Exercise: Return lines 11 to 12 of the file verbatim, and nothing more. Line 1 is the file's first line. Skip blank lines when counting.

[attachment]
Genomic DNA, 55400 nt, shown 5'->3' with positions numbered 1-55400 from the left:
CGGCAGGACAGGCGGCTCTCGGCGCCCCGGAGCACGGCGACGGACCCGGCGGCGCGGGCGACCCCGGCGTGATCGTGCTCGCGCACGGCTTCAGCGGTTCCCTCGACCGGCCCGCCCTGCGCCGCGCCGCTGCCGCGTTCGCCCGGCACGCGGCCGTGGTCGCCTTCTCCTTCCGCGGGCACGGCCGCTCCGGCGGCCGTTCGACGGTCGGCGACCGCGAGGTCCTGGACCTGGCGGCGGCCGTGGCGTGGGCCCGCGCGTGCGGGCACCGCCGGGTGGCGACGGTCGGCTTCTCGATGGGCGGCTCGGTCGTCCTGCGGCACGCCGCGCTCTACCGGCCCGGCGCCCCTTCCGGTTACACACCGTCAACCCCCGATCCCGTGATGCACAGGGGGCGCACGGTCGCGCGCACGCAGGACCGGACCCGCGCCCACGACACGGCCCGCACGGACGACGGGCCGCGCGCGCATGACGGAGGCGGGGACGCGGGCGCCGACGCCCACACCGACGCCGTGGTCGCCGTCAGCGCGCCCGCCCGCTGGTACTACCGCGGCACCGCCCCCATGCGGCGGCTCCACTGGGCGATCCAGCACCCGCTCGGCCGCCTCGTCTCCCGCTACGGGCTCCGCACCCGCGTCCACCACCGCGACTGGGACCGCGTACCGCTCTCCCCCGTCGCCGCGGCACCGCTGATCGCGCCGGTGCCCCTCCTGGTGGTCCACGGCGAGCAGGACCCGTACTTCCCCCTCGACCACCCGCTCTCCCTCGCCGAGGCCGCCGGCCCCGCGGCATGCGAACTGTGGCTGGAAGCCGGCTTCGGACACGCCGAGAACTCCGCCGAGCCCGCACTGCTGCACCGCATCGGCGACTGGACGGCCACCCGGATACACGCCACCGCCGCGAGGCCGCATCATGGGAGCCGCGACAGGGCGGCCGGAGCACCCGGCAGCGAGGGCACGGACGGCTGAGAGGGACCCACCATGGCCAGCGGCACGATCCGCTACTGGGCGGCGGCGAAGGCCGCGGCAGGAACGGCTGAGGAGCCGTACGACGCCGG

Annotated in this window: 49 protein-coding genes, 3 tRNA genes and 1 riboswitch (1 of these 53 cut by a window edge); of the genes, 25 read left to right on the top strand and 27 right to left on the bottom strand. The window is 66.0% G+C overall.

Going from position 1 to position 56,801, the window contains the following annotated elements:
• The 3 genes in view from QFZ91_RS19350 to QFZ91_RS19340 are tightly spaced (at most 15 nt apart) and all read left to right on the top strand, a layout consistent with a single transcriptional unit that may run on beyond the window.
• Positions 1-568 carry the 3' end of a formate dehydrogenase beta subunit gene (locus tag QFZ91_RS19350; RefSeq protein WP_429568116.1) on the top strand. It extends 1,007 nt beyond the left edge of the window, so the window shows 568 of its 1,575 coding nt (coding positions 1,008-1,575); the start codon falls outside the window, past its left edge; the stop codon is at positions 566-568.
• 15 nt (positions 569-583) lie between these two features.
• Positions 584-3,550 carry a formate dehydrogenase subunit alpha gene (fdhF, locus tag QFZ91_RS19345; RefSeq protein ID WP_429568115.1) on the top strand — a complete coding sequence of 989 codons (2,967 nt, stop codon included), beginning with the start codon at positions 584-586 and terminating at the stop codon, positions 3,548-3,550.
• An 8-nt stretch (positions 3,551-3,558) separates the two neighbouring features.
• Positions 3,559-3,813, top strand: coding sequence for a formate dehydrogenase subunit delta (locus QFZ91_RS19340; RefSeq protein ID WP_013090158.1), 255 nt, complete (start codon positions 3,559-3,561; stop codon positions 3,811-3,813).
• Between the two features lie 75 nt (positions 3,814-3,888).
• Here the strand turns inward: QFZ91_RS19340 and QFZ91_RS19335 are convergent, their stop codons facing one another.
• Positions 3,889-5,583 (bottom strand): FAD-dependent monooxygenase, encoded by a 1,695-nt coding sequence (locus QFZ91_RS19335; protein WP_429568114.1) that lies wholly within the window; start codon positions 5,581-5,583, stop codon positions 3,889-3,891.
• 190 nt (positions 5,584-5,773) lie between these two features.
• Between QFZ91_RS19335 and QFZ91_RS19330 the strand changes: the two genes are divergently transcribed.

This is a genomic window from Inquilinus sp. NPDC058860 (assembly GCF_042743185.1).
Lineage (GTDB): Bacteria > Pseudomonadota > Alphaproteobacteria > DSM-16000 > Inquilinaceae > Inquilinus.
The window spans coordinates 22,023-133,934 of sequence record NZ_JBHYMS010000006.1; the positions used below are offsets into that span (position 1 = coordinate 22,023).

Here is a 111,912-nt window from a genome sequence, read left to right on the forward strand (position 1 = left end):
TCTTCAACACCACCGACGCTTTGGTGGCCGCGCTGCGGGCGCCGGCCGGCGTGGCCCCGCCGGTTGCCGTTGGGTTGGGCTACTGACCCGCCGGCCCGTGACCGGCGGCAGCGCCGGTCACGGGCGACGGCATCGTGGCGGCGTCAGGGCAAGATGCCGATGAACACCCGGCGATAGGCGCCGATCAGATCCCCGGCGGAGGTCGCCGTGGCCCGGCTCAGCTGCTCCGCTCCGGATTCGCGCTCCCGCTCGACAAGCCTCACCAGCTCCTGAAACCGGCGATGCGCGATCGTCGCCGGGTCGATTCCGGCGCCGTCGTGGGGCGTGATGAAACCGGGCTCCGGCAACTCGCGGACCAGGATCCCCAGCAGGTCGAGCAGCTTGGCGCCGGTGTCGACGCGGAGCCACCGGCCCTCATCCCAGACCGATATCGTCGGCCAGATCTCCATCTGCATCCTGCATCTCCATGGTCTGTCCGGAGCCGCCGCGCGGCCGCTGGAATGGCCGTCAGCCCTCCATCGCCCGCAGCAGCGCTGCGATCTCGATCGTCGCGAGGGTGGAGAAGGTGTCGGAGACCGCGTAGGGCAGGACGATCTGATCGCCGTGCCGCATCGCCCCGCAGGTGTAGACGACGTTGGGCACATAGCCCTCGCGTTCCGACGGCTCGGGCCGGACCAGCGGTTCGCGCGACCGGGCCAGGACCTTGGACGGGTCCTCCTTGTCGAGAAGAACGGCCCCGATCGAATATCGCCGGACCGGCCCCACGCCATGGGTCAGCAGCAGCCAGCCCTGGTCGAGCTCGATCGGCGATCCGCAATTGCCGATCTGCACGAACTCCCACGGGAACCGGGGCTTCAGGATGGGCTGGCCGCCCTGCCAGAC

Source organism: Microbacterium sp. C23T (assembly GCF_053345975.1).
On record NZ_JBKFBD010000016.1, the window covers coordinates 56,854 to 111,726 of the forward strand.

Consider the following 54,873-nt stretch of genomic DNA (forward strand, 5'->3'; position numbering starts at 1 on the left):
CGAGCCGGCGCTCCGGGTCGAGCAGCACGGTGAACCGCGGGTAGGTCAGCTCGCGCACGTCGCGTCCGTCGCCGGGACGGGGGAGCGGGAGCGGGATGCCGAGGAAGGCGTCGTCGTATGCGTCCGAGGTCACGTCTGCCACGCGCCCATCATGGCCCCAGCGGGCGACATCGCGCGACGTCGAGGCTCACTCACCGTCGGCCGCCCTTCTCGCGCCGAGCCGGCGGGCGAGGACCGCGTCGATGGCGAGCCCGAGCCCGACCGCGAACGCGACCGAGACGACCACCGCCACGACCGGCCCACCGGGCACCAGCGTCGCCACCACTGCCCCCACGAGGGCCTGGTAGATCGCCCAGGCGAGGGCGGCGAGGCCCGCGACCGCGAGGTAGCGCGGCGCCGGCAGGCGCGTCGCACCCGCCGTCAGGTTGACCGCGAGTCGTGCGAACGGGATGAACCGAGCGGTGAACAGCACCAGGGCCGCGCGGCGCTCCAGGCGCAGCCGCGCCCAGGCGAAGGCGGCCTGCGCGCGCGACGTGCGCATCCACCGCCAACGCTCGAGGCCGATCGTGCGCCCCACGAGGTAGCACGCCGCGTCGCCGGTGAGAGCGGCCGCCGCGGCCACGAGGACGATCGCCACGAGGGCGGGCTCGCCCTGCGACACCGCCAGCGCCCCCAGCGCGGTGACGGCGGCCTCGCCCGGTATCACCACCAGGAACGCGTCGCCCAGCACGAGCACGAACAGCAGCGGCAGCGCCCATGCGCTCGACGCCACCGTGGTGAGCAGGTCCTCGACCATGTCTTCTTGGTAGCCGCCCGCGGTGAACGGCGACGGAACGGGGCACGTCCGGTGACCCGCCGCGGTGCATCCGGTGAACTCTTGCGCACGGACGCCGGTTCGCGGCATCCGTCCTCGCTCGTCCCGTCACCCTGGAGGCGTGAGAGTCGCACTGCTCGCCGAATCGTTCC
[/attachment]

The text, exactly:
• Between the two features lie 75 nt (positions 3,814-3,888).
• Here the strand turns inward: QFZ91_RS19340 and QFZ91_RS19335 are convergent, their stop codons facing one another.